incorporating a number of incised coffin lids; small area of
red brick in random bond at west end of north side; parallel
roofs tiled, with stone coped gables. Anchorage of shuttered
concrete, with planted timber-framing and concrete infilling;
roof part tile, part concrete, part asphalt.
PLAN: 7-bay aisled nave and continuous chancel, with embraced
tower to west; south porch and vestry. Anchorage attached to
south-west corner.
EXTERIOR: triple-gabled east end, centre part flanked by dwarf
buttresses, south gable on chamfered plinth; each has pointed
window of three foiled lights, the centre one with Decorated
tracery, the outer ones with reticulated tracery. To north of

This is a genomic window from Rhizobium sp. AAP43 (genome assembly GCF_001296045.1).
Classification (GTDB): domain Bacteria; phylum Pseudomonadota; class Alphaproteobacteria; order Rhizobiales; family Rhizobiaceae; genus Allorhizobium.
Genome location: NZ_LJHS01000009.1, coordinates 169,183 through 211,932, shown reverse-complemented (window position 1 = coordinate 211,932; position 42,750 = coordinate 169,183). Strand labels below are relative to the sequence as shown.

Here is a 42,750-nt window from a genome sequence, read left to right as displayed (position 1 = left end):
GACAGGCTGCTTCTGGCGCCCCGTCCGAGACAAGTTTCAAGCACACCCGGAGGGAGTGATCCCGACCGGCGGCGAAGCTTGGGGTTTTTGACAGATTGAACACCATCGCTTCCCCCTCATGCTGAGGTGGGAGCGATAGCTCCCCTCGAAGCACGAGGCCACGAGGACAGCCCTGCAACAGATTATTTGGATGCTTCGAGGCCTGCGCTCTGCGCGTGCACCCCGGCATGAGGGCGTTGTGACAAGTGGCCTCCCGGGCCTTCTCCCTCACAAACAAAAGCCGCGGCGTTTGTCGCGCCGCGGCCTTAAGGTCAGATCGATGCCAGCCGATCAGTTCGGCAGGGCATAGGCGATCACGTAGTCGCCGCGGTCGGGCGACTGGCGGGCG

the north window is a small niche with a 4-centred head. North
side partly on chamfered plinth, with three weathered
buttresses, largely restored; entrance in 6th bay from east,
in chamfered 2-centred doorway with plain hoodmould.
Easternmost window pointed with reticulated tracery reset from
east end window, the head cut back by later re-roofing.
Remaining windows are square-headed, of 2 or 3 cinquefoiled
lights, in renewed hollow-chamfered surrounds. Rebuilt south
side incorporates several large fragments on incised coffin
lids. Windows are of 3 cinquefoiled lights with chamfered
surrounds and mullions, beneath square heads and hoodmoulds.
Porch entered from east side through 2-centred chamfered
doorway beneath coved hoodmould. At west end, 3-stage tower
and spire, flanked by gabled ends of north and south aisles.
Tower ground stage square on plan; upper stages octagonal,
weathering at base of alternate faces forming bases of slim